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View Maryland’s 2013 Statewide Report on domestic violence fatality review!

Turning Tragedy into Change: 2013 DVFRT Statewide Annual Report

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ABOUT FATALITY REVIEW

Purpose

The primary purpose of domestic violence fatality review is to review deaths and near-fatalities in which intimate partner domestic violence has played a role, in a manner that makes real the victim’s lived experience, with the ultimate intent of preventing such deaths and near-fatalities. The review process is aimed at creating a climate in which institutions and individuals will commit themselves to an enhanced response to domestic violence as a social problem and a crime, informed by the experiences of victims and survivors. Fatality reviews should (1) promote a coordinated community response among agencies that provide services related to domestic violence, (2) identify gaps in service and develop an understanding of the causes that result in deaths related to domestic violence, and (3) recommend changes, plans, and actions to improve coordination related to domestic violence among member agencies, the response to domestic violence by individual member agencies, and state and local laws, policies, and practices.

ORGANIZING A DOMESTIC VIOLENCE FATALITY REVIEW TEAM IN MARYLAND

How does a county organize a domestic violence fatality review team?

The law provides that the state’s attorney, head of the primary law enforcement agency, or the head of the local domestic violence program has the authority to organize a fatality review team. The approach of the MNADV has been that all three should be in agreement and should proceed together.

How does a fatality review team operate?

Once organized, the team develops an operational protocol. The team uses a model protocol as a guide. This model protocol is based on HB 741 (the enabling legislation), best practices and the experiences of fatality review teams around the state. While the model protocol addresses administrative processes, teams should remember that the point of a review is to humanize the victim’s life and death so that the best possible findings and recommendations will result. The protocol, and all the administrative and other processes, should work toward that end.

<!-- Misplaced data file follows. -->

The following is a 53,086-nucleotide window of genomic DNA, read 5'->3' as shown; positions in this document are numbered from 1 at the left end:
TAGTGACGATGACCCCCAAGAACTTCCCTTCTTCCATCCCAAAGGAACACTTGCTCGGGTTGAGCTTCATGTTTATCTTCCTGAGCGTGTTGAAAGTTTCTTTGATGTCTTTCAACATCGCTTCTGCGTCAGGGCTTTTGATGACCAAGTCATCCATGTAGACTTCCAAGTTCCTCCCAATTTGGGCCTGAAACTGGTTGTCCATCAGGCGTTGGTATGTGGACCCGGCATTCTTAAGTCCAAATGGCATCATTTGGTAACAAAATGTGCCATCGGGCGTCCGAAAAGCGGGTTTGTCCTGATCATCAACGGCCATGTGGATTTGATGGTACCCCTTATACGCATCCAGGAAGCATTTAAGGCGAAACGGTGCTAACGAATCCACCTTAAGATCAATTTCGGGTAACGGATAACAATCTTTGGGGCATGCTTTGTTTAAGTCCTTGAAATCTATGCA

Who makes up a domestic violence fatality review team?

A team is made up of representatives from various agencies in a county, including domestic violence agencies, the state’s attorney’s office, law enforcement, hospitals, the health department, department of social services, parole and probation, as well as other knowledgeable individuals, including survivors of domestic violence.

How does the team identify deaths to review?

Teams may review any fatality, whether a homicide or suicide, in which a domestic violence victim, perpetrator, or third parties are killed, or any near-fatality, that has intimate partner domestic violence as an involved factor. Teams identify cases usually through information from law enforcement agencies, the state’s attorney’s office, or other available resources.